This National Park is Mostly Underwater, And Worth a Visit
Reposted from the KOA blog:
When you think of national parks in the U.S., you likely think of hiking and wandering through the trees or trails. That makes sense, because that is what 99% of the national parks in America are like. While there is some “hiking” to be had at Biscayne National Park, most of your exploring will be done on or underwater. Why is that? Because 95% of this national park sits underwater. There is a whole world to explore that you can’t see from the surface, and we highly recommend checking it out. Even if you aren’t big on getting in the water, there is plenty to see from a boat that will make this one of the most unique national park experiences you’ve ever had.
Why You Should Visit Biscayne National Park
How many national parks have you been to where you spent most of the time on the water? We are guessing not too many. And it’s time to change that. Biscayne National Park is, in our opinion, one of the most underrated national parks in existence. It doesn’t have the stunning glaciers of Glacier National Park or the iconic arches of Arches National Park that have been captured in photos for years and years. But it does have underwater wonders that will have you so thrilled that you forget to take any pictures.
This park is unlike any other national park experience, and for avid campers like us, that’s enough of a reason to go.
Where Is Biscayne National Park?
Biscayne National Park can be reached from Miami. It’s an hour south of the city and can be accessed either by car or boat. Biscayne National Park is home to 173,000 acres of land, most of which are underwater, and also features the longest mangrove forest in eastern Florida. In addition to that, Biscayne is the northernmost part of the Florida Keys and contributes to the world’s third-largest coral reef tract.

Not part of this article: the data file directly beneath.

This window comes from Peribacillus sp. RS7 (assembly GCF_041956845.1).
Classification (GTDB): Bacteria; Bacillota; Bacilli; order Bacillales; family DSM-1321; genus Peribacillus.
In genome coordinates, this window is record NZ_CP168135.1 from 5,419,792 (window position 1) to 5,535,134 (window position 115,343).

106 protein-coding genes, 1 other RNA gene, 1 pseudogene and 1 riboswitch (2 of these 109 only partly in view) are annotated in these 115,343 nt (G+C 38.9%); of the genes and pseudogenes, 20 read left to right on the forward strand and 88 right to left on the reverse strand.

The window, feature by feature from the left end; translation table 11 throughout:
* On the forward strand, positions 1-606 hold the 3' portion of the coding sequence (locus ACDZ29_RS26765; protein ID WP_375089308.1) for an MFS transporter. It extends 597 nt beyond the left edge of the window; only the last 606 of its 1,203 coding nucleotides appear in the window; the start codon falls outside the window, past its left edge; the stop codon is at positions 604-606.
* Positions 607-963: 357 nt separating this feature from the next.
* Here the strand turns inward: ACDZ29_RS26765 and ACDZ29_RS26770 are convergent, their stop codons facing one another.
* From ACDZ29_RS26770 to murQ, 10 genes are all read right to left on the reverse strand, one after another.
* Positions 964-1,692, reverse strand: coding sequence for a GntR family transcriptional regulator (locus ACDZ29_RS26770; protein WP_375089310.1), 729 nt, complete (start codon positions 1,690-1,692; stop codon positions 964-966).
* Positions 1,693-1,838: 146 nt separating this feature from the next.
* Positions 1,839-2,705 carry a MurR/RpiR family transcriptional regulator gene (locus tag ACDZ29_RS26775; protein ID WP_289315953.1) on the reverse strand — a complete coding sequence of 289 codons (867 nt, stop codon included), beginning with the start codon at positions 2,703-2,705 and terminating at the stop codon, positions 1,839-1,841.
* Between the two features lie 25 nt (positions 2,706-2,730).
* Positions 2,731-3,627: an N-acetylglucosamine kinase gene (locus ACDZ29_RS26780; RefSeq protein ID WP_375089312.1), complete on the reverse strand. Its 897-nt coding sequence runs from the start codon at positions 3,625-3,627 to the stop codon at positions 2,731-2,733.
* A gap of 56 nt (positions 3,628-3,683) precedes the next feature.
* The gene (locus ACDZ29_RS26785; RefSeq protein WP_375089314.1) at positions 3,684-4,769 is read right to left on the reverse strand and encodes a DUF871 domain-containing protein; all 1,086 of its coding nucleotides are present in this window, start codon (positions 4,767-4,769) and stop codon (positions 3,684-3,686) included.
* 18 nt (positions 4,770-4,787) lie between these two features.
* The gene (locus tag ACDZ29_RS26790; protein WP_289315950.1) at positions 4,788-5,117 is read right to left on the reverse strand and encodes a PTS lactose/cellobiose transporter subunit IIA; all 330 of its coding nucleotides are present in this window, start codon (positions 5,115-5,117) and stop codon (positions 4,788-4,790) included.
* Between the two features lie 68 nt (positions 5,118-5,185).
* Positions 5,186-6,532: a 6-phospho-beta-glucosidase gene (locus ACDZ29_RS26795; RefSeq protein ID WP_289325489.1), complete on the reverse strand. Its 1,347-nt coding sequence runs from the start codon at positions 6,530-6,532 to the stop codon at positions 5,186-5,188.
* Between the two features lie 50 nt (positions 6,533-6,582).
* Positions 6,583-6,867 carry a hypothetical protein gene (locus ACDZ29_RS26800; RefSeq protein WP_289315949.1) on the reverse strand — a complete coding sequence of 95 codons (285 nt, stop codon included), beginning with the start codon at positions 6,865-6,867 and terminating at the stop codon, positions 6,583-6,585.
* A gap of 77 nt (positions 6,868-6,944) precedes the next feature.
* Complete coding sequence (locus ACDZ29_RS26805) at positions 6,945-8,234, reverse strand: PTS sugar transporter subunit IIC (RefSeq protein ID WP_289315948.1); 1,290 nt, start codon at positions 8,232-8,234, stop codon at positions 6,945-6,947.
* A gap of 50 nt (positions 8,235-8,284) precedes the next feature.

Some of the boat tours leave from Miami, so that may serve as the starting point for your journey into the park.
How Much Does it Cost to Visit Biscayne National Park?
Biscayne National Park never closes. That’s right — it is open 24 hours a day, 7 days a week, 365 days a year. Not only that, but it costs nothing to visit. There are no passes required and no entrance fees to pay.
However, to see most of the park, you do need a boat. If you don’t have your own, then you can sign up for a guided tour via the Biscayne National Park Institute. This non-profit offers a variety of educational, eco-friendly tours through the waters of the park. Some take you on a journey through the different species of birds that live in the park, and others take you snorkeling or scuba diving through all the things that live below the surface. The prices of these tours range anywhere from $30 to over $1,000 for group experiences and provide unique adventures of all kinds.
What To Do in Biscayne National Park
It’s hard to know where to start in sharing all there is to do in Biscayne National Park, but let’s start with the Dante Fascell Visitor Center. Here sits a museum that takes you through a virtual explanation of the park and also offers activities for kids. Many of the boat tours depart from here, so it’s the ideal place to start your journey.
There is no shortage of places to explore on a paddleboard in Biscayne National Park, and you don’t have to stay on track, but there are some highlights we want to make sure you know about. One is a visit to Jones Family Historic District and Lagoon, home to an upside-down jellyfish as well as plenty of other sea dwellers. Another is a trek through the channels of the mangrove islands and their dark waters. Swimming below you are baby blacktip and nurse sharks, so do your best to stay focus, balanced, and on your paddleboard! They won’t eat you but may give you a bit of a scare unless you’re seasoned in swimming with sharks (we certainly aren’t).
There is another paddleboard trip via Biscayne National Park Institute that mixes paddleboarding and snorkeling. This lets you get the best of both worlds, and ensures you end up in the water intentionally, rather than by falling off your paddleboard. This 6-hour tour takes you through the waters off Elliot Key and the incredible mangroves that serve as a maze for the underwater creatures to enjoy. You may also have the chance to check out a shipwreck or two along the way.